This is a position that calls for wide support. It is the modern way of looking at international relations and of promoting peace and stability. Its relevance is even greater because it is stated by people that know about matters of war and peace. They understand the limitations of the use of armed forces. They are also people who have seen the world. They know what they are talking about.


The link to the letter is the following: 

http://www.usglc.org/2017/02/27/over-120-retired-generals-admirals-on-state-and-usaid-budget-now-is-not-the-time-to-retreat/

Monday, 27 February 2017

German politics

Martin Schulz spent many years in Brussels first as Member of European Parliament and in the end, as its President (Speaker). A few weeks ago, he returned to his native Germany and took the leadership of his party, the SPD (Social Democrat). He is now campaigning throughout the country, with the forthcoming legislative elections in mind. The elections will take place at the end of September. That´s a long way down the line. An eternity, in political terms, particularly now, that everything goes fast and can change even faster. He is competing against Angela Merkel, who will be fighting for a fourth term as leader of Germany. That´s a formidable challenge. But Schulz is doing well. He is seen as potential winner. That´s good, in politics.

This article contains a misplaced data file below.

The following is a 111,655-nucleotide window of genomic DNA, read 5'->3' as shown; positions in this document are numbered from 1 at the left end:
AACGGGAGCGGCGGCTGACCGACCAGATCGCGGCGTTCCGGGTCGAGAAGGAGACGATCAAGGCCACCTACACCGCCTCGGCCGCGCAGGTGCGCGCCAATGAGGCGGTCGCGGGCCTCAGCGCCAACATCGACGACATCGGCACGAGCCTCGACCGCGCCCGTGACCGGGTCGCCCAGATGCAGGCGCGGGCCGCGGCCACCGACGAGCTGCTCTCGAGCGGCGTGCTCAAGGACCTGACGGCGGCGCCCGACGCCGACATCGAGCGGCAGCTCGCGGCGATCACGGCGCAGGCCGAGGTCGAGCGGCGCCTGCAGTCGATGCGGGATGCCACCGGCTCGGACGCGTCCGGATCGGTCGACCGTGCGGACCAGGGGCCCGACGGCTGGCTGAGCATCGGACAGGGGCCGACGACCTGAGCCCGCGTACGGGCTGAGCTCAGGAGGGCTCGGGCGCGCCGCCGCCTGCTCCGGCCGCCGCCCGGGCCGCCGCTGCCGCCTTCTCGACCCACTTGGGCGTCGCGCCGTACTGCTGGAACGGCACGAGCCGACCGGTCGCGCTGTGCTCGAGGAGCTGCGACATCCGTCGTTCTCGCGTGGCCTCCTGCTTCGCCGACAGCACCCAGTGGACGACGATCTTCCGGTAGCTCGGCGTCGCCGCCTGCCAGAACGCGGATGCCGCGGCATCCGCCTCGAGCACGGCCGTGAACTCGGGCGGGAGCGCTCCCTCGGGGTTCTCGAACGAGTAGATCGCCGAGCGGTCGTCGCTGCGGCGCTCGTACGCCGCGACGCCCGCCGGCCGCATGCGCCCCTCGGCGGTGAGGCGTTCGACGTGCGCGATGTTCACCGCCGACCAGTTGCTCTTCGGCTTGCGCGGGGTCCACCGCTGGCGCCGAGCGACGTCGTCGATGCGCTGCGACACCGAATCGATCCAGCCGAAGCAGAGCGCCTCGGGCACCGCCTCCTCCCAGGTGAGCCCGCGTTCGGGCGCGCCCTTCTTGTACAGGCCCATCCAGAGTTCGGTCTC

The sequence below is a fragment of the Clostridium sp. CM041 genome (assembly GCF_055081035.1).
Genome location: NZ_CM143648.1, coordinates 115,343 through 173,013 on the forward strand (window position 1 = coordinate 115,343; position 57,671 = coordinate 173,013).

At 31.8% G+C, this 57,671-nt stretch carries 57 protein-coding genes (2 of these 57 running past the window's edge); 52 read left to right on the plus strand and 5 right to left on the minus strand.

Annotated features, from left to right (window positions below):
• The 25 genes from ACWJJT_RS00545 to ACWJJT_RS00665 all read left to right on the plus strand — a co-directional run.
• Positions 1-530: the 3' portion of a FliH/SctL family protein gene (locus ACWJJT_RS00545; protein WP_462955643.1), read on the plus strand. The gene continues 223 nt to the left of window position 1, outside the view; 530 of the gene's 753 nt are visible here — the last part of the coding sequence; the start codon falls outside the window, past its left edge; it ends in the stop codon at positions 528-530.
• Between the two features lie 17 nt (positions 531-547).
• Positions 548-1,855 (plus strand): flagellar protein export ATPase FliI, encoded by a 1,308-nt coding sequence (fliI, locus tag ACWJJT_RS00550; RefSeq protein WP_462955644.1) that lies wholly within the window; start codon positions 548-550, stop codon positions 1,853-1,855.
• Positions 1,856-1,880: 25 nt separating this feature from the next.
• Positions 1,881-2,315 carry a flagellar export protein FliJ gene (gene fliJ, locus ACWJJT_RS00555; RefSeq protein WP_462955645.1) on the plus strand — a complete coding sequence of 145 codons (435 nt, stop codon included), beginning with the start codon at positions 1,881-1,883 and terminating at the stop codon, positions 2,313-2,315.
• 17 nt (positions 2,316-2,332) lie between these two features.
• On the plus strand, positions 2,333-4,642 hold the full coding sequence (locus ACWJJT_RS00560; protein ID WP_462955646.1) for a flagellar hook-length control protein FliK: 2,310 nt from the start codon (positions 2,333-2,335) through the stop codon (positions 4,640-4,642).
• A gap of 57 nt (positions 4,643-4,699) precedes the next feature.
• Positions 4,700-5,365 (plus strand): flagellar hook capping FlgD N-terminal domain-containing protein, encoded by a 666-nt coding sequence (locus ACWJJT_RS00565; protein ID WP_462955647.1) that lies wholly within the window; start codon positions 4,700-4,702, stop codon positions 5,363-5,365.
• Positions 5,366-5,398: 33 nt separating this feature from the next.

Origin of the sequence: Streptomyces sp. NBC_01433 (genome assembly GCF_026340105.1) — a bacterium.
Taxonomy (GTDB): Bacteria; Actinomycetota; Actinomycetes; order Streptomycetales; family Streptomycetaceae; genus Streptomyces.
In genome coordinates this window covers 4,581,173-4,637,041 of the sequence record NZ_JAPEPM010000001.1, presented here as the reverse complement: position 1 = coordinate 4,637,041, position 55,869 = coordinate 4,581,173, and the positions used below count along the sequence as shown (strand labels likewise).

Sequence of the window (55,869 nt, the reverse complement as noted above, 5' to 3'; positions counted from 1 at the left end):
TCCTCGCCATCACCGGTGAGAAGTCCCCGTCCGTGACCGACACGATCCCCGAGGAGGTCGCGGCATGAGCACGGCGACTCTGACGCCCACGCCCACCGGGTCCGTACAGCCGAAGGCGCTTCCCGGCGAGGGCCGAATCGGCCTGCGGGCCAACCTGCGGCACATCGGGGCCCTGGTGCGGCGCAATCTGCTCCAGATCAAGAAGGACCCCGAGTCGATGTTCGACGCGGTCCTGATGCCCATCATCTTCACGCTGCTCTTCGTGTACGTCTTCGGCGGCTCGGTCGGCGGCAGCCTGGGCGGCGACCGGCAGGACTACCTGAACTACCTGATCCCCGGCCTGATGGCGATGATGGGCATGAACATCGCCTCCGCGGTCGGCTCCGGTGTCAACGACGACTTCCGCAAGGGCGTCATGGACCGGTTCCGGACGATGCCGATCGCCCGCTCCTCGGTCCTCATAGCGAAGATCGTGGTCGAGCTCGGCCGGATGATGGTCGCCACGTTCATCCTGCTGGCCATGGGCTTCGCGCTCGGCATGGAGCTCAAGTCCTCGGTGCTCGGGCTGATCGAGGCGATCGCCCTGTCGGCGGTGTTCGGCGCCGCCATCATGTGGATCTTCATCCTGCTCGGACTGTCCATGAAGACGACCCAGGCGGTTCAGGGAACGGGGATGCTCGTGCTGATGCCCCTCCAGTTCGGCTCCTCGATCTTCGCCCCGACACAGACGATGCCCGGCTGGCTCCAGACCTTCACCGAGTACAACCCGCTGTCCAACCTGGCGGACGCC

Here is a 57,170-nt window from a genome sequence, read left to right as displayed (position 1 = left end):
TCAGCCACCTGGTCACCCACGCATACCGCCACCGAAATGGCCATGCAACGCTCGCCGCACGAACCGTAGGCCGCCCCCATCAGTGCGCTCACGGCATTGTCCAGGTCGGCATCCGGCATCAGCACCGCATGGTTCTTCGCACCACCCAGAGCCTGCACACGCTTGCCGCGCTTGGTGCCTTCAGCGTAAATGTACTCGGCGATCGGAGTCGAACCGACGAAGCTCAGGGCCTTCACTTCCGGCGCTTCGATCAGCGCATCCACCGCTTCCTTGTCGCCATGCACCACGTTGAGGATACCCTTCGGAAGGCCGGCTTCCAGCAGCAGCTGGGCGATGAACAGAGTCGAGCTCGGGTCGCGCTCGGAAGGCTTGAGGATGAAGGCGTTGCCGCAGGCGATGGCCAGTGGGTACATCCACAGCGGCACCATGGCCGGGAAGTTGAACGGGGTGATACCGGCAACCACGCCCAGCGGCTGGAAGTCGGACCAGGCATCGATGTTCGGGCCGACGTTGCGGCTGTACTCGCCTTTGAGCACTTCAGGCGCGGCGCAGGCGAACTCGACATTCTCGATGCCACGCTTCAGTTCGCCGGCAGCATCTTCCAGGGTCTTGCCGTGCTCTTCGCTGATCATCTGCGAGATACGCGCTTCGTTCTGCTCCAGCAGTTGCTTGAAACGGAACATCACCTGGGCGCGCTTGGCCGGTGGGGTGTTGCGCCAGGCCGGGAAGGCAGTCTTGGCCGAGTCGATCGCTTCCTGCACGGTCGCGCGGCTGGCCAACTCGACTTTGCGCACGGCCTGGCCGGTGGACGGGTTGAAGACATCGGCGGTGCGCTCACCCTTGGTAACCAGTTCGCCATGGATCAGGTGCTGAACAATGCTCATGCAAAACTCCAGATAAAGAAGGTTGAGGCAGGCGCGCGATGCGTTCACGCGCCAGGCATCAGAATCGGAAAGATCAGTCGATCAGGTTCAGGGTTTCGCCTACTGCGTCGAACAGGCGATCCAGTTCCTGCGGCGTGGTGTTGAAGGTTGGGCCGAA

In any case, we are fortunate to have Merkel and Schulz as the key competitors in Germany. They are both balanced leaders and people without fear. They are also resolutely pro-Europeans. Their presence in the front lines is good news for the EU.